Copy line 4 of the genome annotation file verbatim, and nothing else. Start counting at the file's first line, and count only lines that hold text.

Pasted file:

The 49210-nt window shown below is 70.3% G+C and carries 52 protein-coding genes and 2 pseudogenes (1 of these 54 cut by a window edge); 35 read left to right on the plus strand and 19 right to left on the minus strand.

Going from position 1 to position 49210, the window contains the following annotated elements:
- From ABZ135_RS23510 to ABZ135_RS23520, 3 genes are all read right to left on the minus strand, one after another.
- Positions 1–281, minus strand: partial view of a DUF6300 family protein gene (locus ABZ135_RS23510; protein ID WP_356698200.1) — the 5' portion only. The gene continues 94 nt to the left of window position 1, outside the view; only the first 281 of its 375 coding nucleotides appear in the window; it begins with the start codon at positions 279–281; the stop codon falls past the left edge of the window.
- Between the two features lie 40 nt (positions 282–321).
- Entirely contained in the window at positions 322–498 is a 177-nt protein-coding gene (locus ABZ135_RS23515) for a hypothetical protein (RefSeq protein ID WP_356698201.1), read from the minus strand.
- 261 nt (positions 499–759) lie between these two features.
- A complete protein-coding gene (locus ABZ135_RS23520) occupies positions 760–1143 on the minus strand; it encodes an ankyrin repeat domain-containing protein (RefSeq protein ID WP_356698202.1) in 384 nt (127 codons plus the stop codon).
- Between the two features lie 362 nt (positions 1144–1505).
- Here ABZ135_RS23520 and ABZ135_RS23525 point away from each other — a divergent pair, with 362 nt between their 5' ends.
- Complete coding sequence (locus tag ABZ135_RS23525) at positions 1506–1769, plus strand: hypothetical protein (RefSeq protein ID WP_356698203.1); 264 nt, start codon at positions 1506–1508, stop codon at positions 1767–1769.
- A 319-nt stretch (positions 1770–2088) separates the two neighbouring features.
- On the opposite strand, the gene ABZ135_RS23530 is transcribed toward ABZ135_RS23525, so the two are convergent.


- Positions 1–281, minus strand: partial view of a DUF6300 family protein gene (locus ABZ135_RS23510; protein ID WP_356698200.1) — the 5' portion only. The gene continues 94 nt to the left of window position 1, outside the view; only the first 281 of its 375 coding nucleotides appear in the window; it begins with the start codon at positions 279–281; the stop codon falls past the left edge of the window.